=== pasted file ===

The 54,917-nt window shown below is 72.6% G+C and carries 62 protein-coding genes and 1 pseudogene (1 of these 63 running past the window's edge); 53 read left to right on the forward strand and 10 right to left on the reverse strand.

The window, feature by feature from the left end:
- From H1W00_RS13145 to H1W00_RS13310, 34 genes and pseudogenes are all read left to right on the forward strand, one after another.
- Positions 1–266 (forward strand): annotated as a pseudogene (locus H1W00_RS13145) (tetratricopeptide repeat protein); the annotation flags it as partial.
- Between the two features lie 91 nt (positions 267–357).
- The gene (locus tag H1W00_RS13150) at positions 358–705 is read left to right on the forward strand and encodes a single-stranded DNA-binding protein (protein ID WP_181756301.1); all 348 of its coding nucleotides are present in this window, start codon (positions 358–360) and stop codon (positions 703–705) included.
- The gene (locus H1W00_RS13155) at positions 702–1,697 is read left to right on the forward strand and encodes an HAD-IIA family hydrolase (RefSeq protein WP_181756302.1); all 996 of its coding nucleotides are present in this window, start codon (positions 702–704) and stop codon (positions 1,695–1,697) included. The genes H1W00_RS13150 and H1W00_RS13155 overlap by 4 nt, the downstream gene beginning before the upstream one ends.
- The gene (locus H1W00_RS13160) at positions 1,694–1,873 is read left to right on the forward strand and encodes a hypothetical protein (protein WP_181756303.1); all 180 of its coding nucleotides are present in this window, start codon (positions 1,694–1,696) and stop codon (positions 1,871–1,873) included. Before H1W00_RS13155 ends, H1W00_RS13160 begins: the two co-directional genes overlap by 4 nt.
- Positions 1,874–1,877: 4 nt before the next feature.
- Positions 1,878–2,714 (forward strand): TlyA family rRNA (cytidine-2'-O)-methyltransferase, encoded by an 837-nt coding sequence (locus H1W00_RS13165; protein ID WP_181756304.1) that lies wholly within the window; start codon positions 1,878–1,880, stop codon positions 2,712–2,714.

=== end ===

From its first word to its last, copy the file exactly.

The 54,917-nt window shown below is 72.6% G+C and carries 62 protein-coding genes and 1 pseudogene (1 of these 63 running past the window's edge); 53 read left to right on the forward strand and 10 right to left on the reverse strand.

The window, feature by feature from the left end:
- From H1W00_RS13145 to H1W00_RS13310, 34 genes and pseudogenes are all read left to right on the forward strand, one after another.
- Positions 1–266 (forward strand): annotated as a pseudogene (locus H1W00_RS13145) (tetratricopeptide repeat protein); the annotation flags it as partial.
- Between the two features lie 91 nt (positions 267–357).
- The gene (locus tag H1W00_RS13150) at positions 358–705 is read left to right on the forward strand and encodes a single-stranded DNA-binding protein (protein ID WP_181756301.1); all 348 of its coding nucleotides are present in this window, start codon (positions 358–360) and stop codon (positions 703–705) included.
- The gene (locus H1W00_RS13155) at positions 702–1,697 is read left to right on the forward strand and encodes an HAD-IIA family hydrolase (RefSeq protein WP_181756302.1); all 996 of its coding nucleotides are present in this window, start codon (positions 702–704) and stop codon (positions 1,695–1,697) included. The genes H1W00_RS13150 and H1W00_RS13155 overlap by 4 nt, the downstream gene beginning before the upstream one ends.
- The gene (locus H1W00_RS13160) at positions 1,694–1,873 is read left to right on the forward strand and encodes a hypothetical protein (protein WP_181756303.1); all 180 of its coding nucleotides are present in this window, start codon (positions 1,694–1,696) and stop codon (positions 1,871–1,873) included. Before H1W00_RS13155 ends, H1W00_RS13160 begins: the two co-directional genes overlap by 4 nt.
- Positions 1,874–1,877: 4 nt before the next feature.
- Positions 1,878–2,714 (forward strand): TlyA family rRNA (cytidine-2'-O)-methyltransferase, encoded by an 837-nt coding sequence (locus H1W00_RS13165; protein ID WP_181756304.1) that lies wholly within the window; start codon positions 1,878–1,880, stop codon positions 2,712–2,714.